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Additionality for carbon offsets, explained

You’ve probably heard companies make plenty of “green” pledges – how big box stores may use renewable energy to power their facilities, how a car manufacturer may reduce waste in their supply chain, how the shampoo bottle you use is made from 60% recycled plastic. There are plenty of companies out there that are committed to reducing their impact on our planet and fight climate change.  But it is always important to know exactly *what* they are doing and *how* they are achieving these goals.

Beware of Greenwashing

That’s why it’s important to learn more about the terms companies use and whether or not they are grounded in fact or fiction. Here at Clearloop, we’ve already touched on all the ways a company can measure and reduce their corporate carbon footprint directly. The reality is that most company’s products and services have a lingering impact on our emissions that can’t be reduced further. That’s where carbon offsets come in.

Carbon Offsets 

Offsetting one’s carbon footprint means to compensate for one’s emissions by funding a carbon-saving method somewhere else. Essentially, a company can measure the carbon impact of their product or service and then purchase a carbon offset that will take a positive community action to counteract – or offset – their emissions. 

Plenty of companies fulfill this through funding community projects like tree planting or methane capture at landfills. But in order for a carbon offset to truly work, you have to ask a simple question: is this project additional?

Additionality, Explained 

According to the folks at South Pole, “additionality means that the reductions in emissions achieved by the project must be “above business as usual” – they would not have happened unless the project was implemented.” If the community project or positive event would have happened without the direct funding of the carbon offset, it doesn’t pass the additionality smell test. 

Recently, carbon offsets in the form of forest restoration and other tree planting efforts have come under scrutiny because the projects financed by offset money either failed to come to fruition, or were difficult to measure. Other carbon offsets, in the form of renewable energy credits (RECs), fail to meet the additionality standard because they often only represent a purchase of existing clean energy facilities, rather than financing new renewable energy projects.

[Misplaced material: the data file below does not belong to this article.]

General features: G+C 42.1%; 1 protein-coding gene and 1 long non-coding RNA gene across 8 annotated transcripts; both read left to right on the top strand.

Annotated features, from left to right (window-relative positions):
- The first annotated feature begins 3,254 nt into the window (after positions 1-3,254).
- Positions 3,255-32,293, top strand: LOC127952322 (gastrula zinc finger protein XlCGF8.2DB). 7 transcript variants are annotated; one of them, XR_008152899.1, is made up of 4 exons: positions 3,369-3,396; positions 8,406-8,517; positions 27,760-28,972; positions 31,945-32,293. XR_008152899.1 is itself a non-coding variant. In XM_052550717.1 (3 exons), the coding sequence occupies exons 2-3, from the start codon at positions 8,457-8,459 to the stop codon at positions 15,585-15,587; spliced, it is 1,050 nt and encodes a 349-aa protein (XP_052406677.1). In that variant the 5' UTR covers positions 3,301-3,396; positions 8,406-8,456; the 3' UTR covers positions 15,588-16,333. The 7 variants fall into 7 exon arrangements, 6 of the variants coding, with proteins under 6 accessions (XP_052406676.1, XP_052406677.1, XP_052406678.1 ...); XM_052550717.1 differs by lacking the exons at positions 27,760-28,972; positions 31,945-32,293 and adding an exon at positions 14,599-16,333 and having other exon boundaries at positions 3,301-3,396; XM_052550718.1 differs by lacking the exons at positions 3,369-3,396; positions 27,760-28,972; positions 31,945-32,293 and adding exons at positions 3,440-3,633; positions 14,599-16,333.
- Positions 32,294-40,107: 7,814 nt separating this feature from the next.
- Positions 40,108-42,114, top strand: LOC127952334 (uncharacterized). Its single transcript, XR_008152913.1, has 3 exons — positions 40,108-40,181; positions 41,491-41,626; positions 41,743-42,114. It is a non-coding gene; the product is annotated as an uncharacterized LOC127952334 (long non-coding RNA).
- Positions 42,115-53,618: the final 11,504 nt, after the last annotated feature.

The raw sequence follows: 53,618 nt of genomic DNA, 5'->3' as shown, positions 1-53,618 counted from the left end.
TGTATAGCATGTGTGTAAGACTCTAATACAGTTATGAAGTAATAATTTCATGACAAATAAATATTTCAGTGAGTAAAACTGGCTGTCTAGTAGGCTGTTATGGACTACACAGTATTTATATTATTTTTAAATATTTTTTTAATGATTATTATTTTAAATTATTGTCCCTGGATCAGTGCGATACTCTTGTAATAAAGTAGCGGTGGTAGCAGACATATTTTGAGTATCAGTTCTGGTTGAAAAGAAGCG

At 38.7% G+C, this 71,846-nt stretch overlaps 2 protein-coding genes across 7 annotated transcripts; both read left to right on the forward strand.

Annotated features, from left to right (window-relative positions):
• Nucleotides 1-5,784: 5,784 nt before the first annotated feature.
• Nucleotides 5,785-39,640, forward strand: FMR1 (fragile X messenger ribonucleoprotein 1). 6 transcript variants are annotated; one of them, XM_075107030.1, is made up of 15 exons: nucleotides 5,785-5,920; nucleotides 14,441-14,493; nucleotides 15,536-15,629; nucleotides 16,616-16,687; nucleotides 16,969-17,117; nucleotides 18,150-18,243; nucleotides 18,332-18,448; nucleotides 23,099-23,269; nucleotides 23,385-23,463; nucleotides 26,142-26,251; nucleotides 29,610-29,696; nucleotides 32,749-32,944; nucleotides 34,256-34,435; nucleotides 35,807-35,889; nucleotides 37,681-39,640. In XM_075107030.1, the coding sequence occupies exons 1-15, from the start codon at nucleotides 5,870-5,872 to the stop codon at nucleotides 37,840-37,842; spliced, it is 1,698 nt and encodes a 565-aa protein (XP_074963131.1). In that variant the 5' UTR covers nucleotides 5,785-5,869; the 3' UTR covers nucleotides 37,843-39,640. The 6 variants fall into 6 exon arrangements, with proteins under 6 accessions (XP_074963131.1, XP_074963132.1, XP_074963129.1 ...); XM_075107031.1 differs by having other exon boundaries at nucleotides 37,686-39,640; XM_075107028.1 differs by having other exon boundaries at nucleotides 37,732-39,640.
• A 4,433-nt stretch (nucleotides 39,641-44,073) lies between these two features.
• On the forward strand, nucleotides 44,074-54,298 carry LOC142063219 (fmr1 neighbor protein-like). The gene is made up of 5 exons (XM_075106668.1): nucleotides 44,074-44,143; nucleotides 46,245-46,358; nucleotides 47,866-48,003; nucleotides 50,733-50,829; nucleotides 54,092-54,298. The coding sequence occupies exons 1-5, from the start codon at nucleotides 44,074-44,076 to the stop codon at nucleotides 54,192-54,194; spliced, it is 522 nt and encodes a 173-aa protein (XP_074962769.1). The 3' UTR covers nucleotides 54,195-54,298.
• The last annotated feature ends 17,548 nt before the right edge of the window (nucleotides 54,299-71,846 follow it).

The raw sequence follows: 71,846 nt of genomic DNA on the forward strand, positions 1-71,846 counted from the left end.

Clearloop and Additionality

Here at Clearloop, we believe in the power of the sun to reduce our carbon emissions – specifically, accelerating access to clean energy across the United States to get rid of dirty fossil fuels like coal and natural gas from our energy consumption. There are plenty of renewable energy projects getting built in communities with favorable regulatory markets or climate-minded leaders. Yet, there are even more communities that are getting left behind in the clean energy revolution, missing out on the environmental, economic, and health benefits that follow clean energy infrastructure. We need all hands on deck to help us accelerate the clean up of the grid and expand investments to all corners of our country. Communities in the middle part of the country like West Virginia, the Tennessee Valley, and other ‘fly over” states deserve just as much access and investment as others who’ve already started seeing the promise of renewable energy infrastructure investments. 

At Clearloop, we have a simple mission: to harness the power of the private sector to expand access to clean energy in communities getting left behind. We offer a way for companies of all sizes to measure their carbon footprint and invest in building new renewable energy capacity in communities that otherwise would not see that investment. 

Take our project in our home state of Tennessee: we’re building a 1 megawatt facility that will generate enough power to provide clean energy to 200 homes, thanks to companies like Coolperx, with room for other like-minded brands to join them. Companies that invest in this project will not just get to claim that they’ve offset their emissions, but it is directly causing a brand new solar project to be built and generate clean electricity for the local community to enjoy for at least the next 40 years. 

Let’s get started


Want to learn more about how to reclaim your carbon footprint and expand access to clean energy with Clearloop? Drop us a note at hello@clearloop.us or contact us here.

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